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Seattle's offense has primetime opportunity to take off

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Seattle's offense is coming off a second half in which it didn't punt and scored on three straight possessions. (AP)

By Danny O'Neil

PHOENIX – Ready?

The Seahawks better be when they take the field in Arizona just four days after hosting the Tennessee Titans.

Set?

The Seahawks should be after weathering an early wave of injuries that would have capsized a lesser team. Pro Bowl tackle Russell Okung is still out and receiver Percy Harvin has yet to practice, but Seattle will have all but two of its opening-day starters available on offense against the Cardinals.

Go.

That's not a question so much as a directive at this point. When Seattle takes the field to play the Cardinals for the seventh games of this season, it's not about survival, but acceleration for an offense that showed signs of coming alive against the Titans. Seattle didn't punt over the final three quarters of that game and finished with more than 400 yards of total offense.

"It just looked better," coach Pete Carroll said. "It looked cleaner and I think it looked like we're making progress."

Well, after taking a discernible step forward it sure would be nice to see the Seahawks break into a jog.

The Seahawks have certainly been resilient this year, surviving the absence of three different starters on the offensive line and tight end Zach Miller. They've shown resourcefulness with quarterback Russell Wilson throwing for more than 300 yards in a victory at Carolina and then giving the Texans the run-around in an overtime victory in Week 4.

Now it's time to see if this team can be dominant in a game it absolutely should win. Yes, that declaration is troublingly bold, especially when you consider that Seattle is playing on the road against a defense that gives it fits at a stadium where the Seahawks are 1-6 since 2006.

710 ESPN Seattle hosts weigh in on Seattle's Week 7 matchup against Arizona, finishing the sentence, "The Seahawks will win if ... "
Brock Huard: They throw for two or more touchdowns.
Dave Wyman: Russell Wilson passes for more yards than Carson Palmer.
Jim Moore: Larry Fitzgerald is held to fewer than six catches and 100 yards.
Michael Grey: Their defense forces two or more turnovers.
Danny O'Neil: They score the first touchdown of the game.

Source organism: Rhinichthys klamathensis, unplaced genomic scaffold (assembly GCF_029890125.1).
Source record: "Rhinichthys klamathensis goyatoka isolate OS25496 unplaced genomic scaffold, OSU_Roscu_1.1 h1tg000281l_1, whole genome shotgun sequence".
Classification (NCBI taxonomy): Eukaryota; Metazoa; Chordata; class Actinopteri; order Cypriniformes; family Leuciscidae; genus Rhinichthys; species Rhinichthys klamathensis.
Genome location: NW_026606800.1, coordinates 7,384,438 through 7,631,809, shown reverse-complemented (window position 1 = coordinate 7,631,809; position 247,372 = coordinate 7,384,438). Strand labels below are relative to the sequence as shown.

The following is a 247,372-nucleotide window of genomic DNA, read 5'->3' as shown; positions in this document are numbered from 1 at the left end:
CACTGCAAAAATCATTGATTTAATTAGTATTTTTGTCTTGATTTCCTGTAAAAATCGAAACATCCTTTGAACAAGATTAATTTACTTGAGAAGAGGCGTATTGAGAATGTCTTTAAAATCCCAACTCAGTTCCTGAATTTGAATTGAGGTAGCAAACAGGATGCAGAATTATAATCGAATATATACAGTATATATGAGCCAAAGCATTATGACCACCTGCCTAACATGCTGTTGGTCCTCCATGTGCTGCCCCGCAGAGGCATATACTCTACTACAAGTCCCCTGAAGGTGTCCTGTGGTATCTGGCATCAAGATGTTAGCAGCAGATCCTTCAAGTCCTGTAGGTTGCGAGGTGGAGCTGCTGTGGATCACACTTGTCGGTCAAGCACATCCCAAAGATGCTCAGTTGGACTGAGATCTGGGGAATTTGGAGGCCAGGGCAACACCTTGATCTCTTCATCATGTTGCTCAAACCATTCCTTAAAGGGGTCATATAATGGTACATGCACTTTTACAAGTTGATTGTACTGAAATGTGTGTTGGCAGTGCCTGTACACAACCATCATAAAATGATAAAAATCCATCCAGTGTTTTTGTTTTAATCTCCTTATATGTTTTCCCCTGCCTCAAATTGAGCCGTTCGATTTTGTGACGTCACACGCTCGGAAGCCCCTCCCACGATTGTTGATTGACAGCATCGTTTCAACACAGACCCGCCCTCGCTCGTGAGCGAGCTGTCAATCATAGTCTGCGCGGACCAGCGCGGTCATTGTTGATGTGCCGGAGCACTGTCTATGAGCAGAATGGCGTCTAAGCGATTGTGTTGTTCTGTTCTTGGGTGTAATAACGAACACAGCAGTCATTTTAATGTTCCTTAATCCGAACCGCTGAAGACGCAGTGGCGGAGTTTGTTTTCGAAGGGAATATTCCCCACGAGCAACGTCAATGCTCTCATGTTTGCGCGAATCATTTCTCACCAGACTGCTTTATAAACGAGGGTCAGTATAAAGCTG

Dave Grosby: They commit fewer penalties.
Bob Stelton: They get ahead and force Carson Palmer to put the ball in the air, and as always, limit the costly penalties.
But Thursday's game in Arizona is more than just a chance for Wilson to show how far he's come since the first start of his career in Week 1 last season. It's an opportunity for the Seahawks to show that this offense, which has plodded its way through the first month and a half of the season, is capable of taking off against an Arizona team whose weaknesses play right into the sticky-fingered defense that is Seattle's strength.

Arizona quarterback Carson Palmer has been picked off 11 times, more than any NFL quarterback not named Eli Manning, while Seattle has intercepted nine passes. The Cardinals have committed 15 turnovers, the Seahawks have forced 17 and the fact Seattle is just now fleshing out the pass-rushing roles on this defense should be reason for any Cardinals fan to cringe.

The question for Seattle is the offense. The unit that has appeared allergic to third down for most of this season not to mention consistently inconsistent in the red zone. The Seahawks failed to score a first-half touchdown in either of their first two road games this season and currently rank 24th in passing yards.

Now, that offense has also been undermanned, missing that book end of a left tackle in Okung for the past four games while right tackle Breno Giacomini has been out for the past three. All-Pro center Max Unger was gone for a couple of games as was Miller, and Harvin has yet to practice with the team.

The Seahawks were doing everything they could to hold – sometimes literally – against the opposing defenses. Seattle did not punt for the final three quarters of last week's game against Tennessee, scoring on three straight drives in the second half before running out the clock on the final possession.

"We're doing a great job, with the situations that we've had over the past two and a half weeks or three weeks," Wilson said.

Now, it's time to see progress if this team is going to have the kind of season that forces the NFC playoffs to go through Seattle.

That's not to say Seattle is expected to ring up the 150 points it had in a three-game span last December, but the Seahawks are capable of more consistency than we've seen so far.

Ready? The Seahawks think they are. Set? They're getting closer to full strength so what's left is for Seattle to go and show improvement on offense.

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